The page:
Nearly 25 million adults in the United States have high cholesterol–and about 7% of adolescents aged 6 to 19–according to a recent report by the CDC. There are no symptoms that appear when you have high cholesterol and many people are still uncertain what cholesterol is, exactly. To help you better understand cholesterol and what it means for your heart and overall health, we will now debunk some of the most common cholesterol myths.
Myth #1: All Cholesterol Is Bad
Truth: As the CDC points out, your body needs some level of cholesterol in your blood to perform crucial functions. This includes things like cell building and hormone creation.
The cholesterol in your body gets transported through your blood with the help of special proteins–lipoproteins. Two types of lipoproteins are responsible for carrying cholesterol:
- low-density lipoprotein (LDL) / “bad” cholesterol
- high-density lipoprotein (HDL) / “good” cholesterol
The risk of having too much “bad” cholesterol is that it can build up as plaque on the walls of your blood vessels, which can lead to clots that can cause heart attacks or strokes. On the other hand, “good” cholesterol returns cholesterol to the liver so it can be removed from the body. Having high levels of HDL can signify a lower risk for heart disease and strokes. In other words, not all cholesterol is bad.
Myth #2: If You’re Thin, You Don’t Need to Worry About Cholesterol
Truth: There’s a common misconception that thinner people have healthier cholesterol levels in their blood. But, this is not the case. Individuals that are overweight are more likely to have higher cholesterol, according to the American Heart Association. However, they recommend all people get their cholesterol checked on a regular basis.
Myth #3: You Can Always Manage Cholesterol Levels with Diet and Exercise
Truth: The CDC explains that many healthy adults can maintain good cholesterol levels through a healthy diet and exercise. However, individuals may need to be prescribed statins and other medications to help them achieve lower levels.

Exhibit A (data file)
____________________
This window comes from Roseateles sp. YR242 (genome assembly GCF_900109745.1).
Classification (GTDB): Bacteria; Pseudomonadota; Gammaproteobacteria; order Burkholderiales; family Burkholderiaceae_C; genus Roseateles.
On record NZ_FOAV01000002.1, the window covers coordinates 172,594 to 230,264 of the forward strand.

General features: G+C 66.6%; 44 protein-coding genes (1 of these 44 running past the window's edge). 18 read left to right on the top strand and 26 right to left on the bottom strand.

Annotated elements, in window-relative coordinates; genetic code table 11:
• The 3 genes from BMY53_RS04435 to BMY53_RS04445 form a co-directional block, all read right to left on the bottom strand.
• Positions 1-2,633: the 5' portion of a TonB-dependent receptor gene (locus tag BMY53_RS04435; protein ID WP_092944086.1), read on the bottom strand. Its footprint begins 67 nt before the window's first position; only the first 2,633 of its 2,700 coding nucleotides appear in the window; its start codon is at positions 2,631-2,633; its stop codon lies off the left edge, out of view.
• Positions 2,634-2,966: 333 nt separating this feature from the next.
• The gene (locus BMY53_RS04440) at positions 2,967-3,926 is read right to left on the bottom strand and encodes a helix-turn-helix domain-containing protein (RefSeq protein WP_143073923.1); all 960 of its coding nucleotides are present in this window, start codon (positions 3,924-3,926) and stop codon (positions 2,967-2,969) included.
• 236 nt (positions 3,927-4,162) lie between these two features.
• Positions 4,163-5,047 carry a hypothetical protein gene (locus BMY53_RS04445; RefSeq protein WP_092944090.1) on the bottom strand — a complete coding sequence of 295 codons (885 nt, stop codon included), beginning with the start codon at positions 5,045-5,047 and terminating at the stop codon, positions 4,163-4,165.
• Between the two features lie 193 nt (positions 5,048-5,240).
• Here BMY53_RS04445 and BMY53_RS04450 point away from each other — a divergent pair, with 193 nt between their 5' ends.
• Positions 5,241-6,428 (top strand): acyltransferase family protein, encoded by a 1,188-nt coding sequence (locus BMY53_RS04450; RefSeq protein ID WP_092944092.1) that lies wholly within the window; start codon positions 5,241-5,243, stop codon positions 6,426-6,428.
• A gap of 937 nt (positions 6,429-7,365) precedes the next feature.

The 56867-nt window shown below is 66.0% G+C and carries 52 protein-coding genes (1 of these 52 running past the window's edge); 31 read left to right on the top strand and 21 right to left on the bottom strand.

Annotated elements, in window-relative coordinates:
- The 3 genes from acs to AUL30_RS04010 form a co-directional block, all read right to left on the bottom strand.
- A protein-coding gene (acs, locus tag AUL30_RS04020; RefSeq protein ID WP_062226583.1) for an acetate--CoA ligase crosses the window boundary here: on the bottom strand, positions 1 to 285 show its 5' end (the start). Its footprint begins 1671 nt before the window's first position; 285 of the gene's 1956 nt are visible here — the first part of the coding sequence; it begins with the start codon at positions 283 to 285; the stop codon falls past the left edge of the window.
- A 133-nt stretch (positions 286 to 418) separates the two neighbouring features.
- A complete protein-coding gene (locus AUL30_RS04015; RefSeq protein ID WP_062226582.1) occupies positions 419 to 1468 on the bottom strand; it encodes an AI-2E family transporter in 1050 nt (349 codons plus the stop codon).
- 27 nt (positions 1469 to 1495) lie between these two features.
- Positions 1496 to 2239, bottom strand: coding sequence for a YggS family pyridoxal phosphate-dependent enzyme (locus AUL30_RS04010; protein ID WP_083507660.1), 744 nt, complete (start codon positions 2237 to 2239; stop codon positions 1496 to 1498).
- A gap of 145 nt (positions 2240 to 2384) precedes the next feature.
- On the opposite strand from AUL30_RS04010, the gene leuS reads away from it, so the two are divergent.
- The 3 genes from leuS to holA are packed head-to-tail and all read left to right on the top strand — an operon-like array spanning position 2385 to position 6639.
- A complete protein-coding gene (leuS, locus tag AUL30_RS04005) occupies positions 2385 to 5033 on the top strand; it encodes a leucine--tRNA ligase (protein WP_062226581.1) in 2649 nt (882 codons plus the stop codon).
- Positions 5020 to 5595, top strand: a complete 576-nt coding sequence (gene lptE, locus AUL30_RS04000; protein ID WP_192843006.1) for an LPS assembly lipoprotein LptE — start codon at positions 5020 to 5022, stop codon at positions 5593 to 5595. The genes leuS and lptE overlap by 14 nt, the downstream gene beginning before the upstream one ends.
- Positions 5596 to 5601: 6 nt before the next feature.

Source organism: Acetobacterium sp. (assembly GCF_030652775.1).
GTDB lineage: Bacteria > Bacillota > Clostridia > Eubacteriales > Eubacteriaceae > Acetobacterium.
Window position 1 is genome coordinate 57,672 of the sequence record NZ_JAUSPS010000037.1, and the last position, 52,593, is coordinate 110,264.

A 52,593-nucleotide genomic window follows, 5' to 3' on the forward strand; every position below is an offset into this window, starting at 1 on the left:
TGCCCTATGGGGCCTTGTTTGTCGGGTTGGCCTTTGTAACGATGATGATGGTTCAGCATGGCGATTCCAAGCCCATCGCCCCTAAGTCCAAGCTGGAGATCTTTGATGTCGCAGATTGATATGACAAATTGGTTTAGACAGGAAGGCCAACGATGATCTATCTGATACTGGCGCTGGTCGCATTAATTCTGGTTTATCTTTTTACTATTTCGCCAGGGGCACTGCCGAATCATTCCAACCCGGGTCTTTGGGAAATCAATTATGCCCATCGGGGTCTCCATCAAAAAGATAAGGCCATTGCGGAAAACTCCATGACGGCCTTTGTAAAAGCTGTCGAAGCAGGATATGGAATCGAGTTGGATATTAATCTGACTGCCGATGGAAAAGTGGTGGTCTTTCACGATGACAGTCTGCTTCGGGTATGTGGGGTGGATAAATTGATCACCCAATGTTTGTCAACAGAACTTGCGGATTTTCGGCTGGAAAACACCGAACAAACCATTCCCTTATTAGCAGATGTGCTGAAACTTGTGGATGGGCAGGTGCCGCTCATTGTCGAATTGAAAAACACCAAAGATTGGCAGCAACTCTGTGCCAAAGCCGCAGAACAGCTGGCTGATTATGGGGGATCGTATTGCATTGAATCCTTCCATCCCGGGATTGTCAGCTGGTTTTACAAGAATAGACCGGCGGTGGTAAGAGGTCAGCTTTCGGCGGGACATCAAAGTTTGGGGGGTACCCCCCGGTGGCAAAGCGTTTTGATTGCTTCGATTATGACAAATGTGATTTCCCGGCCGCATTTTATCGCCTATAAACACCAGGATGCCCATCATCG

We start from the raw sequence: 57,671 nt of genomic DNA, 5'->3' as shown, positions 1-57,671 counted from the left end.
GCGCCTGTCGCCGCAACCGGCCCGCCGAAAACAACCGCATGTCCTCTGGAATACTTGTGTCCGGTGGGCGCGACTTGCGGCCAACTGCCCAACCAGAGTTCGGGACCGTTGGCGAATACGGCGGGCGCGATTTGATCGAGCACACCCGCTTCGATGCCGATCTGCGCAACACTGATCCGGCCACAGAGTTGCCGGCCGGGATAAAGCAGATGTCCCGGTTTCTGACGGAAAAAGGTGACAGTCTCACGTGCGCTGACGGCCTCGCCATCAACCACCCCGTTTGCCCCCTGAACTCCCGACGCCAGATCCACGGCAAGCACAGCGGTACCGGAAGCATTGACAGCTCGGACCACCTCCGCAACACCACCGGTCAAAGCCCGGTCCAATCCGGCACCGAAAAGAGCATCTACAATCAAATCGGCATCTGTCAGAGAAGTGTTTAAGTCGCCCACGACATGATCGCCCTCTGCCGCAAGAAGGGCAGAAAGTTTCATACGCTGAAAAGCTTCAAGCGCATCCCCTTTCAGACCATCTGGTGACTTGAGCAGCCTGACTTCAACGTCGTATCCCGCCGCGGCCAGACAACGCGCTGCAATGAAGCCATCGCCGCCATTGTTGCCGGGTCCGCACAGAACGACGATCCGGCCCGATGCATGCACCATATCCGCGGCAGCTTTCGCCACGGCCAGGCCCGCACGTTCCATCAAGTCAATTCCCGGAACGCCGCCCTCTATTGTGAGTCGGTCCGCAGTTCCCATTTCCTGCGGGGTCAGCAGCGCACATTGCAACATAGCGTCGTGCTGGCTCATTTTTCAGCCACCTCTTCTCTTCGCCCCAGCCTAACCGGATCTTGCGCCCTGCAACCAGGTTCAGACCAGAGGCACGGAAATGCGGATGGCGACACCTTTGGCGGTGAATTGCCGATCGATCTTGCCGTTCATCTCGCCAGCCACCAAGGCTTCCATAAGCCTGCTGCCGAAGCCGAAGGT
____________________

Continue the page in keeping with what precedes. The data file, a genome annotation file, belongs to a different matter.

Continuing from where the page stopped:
It’s true, eating a heart-healthy diet and getting enough physical activity each day can lower your risk of heart disease. But, people with certain genetic conditions, very high levels of LDL, cardiovascular disease, and diabetes will likely need the aid of statins to lower their cholesterol.
Myth #4: Eating Eggs Contributes to High Cholesterol
Truth: Eating eggs can be part of a heart-healthy diet, as long as you’re adhering to the recommendations of the American Heart Association. They recommend people eat no more than 300mg of dietary cholesterol a day for optimal heart health, and the typical egg can have up to 200 mg of cholesterol in it.
However, as the Mayo Clinic has found, eating eggs doesn’t appear to raise cholesterol levels like other foods high in trans fats or saturated fats. They state that most healthy people can eat up to seven eggs a week without increasing their risk of heart disease. Additionally, they explain that all the cholesterol found in an egg is in the yolk, so eating egg whites alone is your best bet if you’re concerned about your cholesterol levels.